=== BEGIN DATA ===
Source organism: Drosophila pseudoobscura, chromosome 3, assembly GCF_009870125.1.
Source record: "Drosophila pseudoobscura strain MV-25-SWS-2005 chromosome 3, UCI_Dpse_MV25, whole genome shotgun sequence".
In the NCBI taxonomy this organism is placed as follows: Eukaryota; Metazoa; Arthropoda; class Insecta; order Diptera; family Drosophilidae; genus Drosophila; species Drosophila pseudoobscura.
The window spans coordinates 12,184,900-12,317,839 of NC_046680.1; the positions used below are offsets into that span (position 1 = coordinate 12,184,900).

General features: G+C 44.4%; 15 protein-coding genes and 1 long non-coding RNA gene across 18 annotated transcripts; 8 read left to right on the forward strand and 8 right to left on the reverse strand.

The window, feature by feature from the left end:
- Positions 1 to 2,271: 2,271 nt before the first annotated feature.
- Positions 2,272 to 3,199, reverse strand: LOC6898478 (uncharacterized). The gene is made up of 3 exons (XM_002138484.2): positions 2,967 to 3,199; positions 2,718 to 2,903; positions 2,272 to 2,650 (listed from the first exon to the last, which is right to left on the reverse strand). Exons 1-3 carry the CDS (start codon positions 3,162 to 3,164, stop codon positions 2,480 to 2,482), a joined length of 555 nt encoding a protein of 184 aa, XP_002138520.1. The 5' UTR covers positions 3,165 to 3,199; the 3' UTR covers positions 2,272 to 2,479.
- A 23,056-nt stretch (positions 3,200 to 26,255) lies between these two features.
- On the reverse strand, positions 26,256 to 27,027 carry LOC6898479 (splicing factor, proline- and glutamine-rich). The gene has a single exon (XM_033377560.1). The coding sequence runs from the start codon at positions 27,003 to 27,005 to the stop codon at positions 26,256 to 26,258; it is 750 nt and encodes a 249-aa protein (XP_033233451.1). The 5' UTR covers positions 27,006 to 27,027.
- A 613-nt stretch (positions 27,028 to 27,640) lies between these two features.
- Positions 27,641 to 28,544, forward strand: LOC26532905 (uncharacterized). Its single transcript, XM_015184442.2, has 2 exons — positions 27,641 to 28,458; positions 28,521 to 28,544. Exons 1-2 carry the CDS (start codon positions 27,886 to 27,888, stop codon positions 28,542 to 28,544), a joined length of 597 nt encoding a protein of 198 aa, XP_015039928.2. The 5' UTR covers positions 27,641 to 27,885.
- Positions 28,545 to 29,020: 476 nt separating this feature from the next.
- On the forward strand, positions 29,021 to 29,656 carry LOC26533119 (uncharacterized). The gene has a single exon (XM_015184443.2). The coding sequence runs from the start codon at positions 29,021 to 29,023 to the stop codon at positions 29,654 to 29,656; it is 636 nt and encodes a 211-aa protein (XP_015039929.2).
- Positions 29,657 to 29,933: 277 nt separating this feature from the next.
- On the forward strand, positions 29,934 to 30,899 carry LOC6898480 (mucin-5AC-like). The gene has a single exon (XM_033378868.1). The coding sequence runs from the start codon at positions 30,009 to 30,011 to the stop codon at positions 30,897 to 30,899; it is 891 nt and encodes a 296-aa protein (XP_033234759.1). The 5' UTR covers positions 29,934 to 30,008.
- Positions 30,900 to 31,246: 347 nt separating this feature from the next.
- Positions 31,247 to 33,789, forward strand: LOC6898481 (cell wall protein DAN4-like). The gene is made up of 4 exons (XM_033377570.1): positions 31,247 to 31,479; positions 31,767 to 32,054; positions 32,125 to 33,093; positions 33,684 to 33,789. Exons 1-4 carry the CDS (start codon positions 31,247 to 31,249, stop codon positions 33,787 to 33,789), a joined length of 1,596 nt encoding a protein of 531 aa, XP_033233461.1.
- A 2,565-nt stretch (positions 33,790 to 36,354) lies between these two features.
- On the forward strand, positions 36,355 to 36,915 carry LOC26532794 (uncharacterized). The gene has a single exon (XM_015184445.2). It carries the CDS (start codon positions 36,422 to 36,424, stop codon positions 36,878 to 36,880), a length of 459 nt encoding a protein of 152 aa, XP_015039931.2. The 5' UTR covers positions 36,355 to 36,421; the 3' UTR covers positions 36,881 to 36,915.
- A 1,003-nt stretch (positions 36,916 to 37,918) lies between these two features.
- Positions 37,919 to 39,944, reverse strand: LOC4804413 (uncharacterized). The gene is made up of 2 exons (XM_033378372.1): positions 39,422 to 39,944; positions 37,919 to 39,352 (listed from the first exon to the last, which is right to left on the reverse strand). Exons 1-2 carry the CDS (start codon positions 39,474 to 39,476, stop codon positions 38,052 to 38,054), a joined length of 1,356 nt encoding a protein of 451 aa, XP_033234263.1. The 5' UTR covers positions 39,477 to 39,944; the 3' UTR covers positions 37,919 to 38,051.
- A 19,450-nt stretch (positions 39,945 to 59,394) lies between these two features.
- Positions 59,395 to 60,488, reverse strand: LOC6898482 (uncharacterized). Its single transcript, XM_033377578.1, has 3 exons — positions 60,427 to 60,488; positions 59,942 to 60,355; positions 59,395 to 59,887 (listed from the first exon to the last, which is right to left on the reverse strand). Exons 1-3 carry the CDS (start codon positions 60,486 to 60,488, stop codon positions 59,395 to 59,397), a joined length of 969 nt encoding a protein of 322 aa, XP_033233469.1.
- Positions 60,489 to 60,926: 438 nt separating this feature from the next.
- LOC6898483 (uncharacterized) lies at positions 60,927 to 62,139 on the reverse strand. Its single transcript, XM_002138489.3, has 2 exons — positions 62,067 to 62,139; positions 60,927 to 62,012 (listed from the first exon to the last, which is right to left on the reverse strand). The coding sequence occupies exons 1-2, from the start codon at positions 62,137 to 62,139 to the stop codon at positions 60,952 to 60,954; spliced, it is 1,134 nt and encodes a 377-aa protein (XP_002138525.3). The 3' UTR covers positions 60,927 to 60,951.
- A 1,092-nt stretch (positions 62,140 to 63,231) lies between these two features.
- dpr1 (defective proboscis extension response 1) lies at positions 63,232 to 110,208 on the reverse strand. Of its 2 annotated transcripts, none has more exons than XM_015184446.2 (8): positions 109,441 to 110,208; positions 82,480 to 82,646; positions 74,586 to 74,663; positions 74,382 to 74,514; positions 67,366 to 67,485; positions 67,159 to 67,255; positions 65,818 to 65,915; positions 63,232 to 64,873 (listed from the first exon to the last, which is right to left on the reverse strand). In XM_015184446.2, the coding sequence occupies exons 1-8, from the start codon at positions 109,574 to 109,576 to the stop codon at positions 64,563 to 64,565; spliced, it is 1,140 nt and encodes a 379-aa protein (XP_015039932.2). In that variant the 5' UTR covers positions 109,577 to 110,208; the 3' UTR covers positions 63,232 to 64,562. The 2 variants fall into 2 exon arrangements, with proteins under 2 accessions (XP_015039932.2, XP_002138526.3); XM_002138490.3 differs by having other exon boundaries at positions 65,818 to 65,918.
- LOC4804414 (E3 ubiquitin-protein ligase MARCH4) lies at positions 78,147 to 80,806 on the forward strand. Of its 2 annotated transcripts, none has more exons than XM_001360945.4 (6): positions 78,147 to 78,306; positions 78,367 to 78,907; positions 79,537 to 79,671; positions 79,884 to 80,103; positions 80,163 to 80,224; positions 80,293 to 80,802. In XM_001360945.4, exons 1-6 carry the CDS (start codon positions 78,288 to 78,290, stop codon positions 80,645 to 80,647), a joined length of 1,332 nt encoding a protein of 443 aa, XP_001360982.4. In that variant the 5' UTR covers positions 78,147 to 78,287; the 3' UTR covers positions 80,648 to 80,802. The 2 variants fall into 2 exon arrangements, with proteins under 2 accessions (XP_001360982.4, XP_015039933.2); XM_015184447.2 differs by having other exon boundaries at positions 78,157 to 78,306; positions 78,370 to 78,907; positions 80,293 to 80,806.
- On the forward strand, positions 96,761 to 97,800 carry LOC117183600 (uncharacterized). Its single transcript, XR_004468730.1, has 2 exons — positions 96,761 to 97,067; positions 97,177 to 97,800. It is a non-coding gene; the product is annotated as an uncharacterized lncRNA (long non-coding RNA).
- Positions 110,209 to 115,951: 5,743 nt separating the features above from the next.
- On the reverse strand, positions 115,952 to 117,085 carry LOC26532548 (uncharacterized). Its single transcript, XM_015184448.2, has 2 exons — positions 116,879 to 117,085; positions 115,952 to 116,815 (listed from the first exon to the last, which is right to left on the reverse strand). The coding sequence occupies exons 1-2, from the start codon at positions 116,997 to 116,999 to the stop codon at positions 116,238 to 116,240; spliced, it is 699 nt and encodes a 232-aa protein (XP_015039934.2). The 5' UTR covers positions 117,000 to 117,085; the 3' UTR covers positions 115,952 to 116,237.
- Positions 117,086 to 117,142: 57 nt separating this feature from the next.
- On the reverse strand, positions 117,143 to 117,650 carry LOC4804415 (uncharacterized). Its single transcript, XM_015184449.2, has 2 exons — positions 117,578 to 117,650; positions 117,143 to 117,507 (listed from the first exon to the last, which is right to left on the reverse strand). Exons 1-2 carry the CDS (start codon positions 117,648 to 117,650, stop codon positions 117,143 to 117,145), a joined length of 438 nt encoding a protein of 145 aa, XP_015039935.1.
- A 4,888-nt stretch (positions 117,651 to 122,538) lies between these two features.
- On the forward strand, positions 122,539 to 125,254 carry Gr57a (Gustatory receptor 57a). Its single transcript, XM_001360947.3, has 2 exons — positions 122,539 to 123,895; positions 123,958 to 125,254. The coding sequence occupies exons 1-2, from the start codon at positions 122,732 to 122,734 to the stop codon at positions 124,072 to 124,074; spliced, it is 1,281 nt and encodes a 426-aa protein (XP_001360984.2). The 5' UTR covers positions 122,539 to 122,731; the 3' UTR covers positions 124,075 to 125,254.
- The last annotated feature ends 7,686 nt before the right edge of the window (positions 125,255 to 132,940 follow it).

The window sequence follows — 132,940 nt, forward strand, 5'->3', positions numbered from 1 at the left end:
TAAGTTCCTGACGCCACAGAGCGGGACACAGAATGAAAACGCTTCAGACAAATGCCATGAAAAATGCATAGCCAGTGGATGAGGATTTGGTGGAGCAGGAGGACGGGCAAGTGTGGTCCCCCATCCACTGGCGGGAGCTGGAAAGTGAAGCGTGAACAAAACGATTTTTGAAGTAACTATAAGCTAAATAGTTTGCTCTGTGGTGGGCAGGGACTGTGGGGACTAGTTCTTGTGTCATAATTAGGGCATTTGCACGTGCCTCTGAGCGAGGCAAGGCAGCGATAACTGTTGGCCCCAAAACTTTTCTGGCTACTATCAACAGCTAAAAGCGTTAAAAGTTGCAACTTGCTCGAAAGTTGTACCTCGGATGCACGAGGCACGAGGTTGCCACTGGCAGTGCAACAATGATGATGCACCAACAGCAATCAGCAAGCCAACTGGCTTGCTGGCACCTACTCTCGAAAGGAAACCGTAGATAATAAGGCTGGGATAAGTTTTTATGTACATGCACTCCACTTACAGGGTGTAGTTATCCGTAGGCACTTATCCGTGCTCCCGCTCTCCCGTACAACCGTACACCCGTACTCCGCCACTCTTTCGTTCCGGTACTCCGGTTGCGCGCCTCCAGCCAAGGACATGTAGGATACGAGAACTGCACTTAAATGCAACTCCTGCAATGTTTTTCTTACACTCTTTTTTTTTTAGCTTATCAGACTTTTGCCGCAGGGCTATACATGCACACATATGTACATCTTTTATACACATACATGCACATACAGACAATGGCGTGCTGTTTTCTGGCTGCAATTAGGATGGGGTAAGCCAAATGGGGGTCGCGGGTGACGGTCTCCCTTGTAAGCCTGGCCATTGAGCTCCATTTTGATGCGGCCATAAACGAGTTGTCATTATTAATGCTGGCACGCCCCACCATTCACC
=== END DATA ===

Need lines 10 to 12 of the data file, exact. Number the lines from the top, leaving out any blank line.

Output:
- On the reverse strand, positions 26,256 to 27,027 carry LOC6898479 (splicing factor, proline- and glutamine-rich). The gene has a single exon (XM_033377560.1). The coding sequence runs from the start codon at positions 27,003 to 27,005 to the stop codon at positions 26,256 to 26,258; it is 750 nt and encodes a 249-aa protein (XP_033233451.1). The 5' UTR covers positions 27,006 to 27,027.
- A 613-nt stretch (positions 27,028 to 27,640) lies between these two features.
- Positions 27,641 to 28,544, forward strand: LOC26532905 (uncharacterized). Its single transcript, XM_015184442.2, has 2 exons — positions 27,641 to 28,458; positions 28,521 to 28,544. Exons 1-2 carry the CDS (start codon positions 27,886 to 27,888, stop codon positions 28,542 to 28,544), a joined length of 597 nt encoding a protein of 198 aa, XP_015039928.2. The 5' UTR covers positions 27,641 to 27,885.